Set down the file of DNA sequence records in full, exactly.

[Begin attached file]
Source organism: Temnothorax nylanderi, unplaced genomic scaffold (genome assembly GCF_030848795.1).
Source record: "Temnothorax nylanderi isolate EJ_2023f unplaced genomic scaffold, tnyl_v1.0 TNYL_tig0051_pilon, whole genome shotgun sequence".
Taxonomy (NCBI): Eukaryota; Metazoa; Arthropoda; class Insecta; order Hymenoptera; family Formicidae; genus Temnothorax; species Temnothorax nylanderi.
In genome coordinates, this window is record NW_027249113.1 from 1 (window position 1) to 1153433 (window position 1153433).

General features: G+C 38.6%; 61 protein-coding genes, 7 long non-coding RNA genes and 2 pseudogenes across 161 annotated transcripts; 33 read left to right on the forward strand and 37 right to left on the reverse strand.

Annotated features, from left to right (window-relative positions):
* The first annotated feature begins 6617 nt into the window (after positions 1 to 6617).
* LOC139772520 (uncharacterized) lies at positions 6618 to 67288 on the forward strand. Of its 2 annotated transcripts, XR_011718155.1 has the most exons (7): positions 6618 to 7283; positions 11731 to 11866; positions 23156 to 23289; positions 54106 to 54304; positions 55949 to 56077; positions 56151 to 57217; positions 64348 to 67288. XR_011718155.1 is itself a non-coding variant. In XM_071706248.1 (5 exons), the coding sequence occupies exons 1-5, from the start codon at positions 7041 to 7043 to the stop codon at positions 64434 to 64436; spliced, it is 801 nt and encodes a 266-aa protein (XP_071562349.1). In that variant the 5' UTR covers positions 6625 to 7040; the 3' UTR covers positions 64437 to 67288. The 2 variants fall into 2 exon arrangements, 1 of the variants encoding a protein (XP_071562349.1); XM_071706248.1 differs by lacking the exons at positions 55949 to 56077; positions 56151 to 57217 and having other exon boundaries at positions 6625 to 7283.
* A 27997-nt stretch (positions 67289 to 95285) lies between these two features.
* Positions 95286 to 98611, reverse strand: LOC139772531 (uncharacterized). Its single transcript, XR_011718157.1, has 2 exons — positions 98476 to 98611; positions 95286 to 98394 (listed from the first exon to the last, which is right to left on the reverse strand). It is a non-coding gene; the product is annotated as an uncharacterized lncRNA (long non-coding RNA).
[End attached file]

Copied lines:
Source organism: Temnothorax nylanderi, unplaced genomic scaffold (genome assembly GCF_030848795.1).
Source record: "Temnothorax nylanderi isolate EJ_2023f unplaced genomic scaffold, tnyl_v1.0 TNYL_tig0051_pilon, whole genome shotgun sequence".
Taxonomy (NCBI): Eukaryota; Metazoa; Arthropoda; class Insecta; order Hymenoptera; family Formicidae; genus Temnothorax; species Temnothorax nylanderi.
In genome coordinates, this window is record NW_027249113.1 from 1 (window position 1) to 1153433 (window position 1153433).

General features: G+C 38.6%; 61 protein-coding genes, 7 long non-coding RNA genes and 2 pseudogenes across 161 annotated transcripts; 33 read left to right on the forward strand and 37 right to left on the reverse strand.

Annotated features, from left to right (window-relative positions):
* The first annotated feature begins 6617 nt into the window (after positions 1 to 6617).
* LOC139772520 (uncharacterized) lies at positions 6618 to 67288 on the forward strand. Of its 2 annotated transcripts, XR_011718155.1 has the most exons (7): positions 6618 to 7283; positions 11731 to 11866; positions 23156 to 23289; positions 54106 to 54304; positions 55949 to 56077; positions 56151 to 57217; positions 64348 to 67288. XR_011718155.1 is itself a non-coding variant. In XM_071706248.1 (5 exons), the coding sequence occupies exons 1-5, from the start codon at positions 7041 to 7043 to the stop codon at positions 64434 to 64436; spliced, it is 801 nt and encodes a 266-aa protein (XP_071562349.1). In that variant the 5' UTR covers positions 6625 to 7040; the 3' UTR covers positions 64437 to 67288. The 2 variants fall into 2 exon arrangements, 1 of the variants encoding a protein (XP_071562349.1); XM_071706248.1 differs by lacking the exons at positions 55949 to 56077; positions 56151 to 57217 and having other exon boundaries at positions 6625 to 7283.
* A 27997-nt stretch (positions 67289 to 95285) lies between these two features.
* Positions 95286 to 98611, reverse strand: LOC139772531 (uncharacterized). Its single transcript, XR_011718157.1, has 2 exons — positions 98476 to 98611; positions 95286 to 98394 (listed from the first exon to the last, which is right to left on the reverse strand). It is a non-coding gene; the product is annotated as an uncharacterized lncRNA (long non-coding RNA).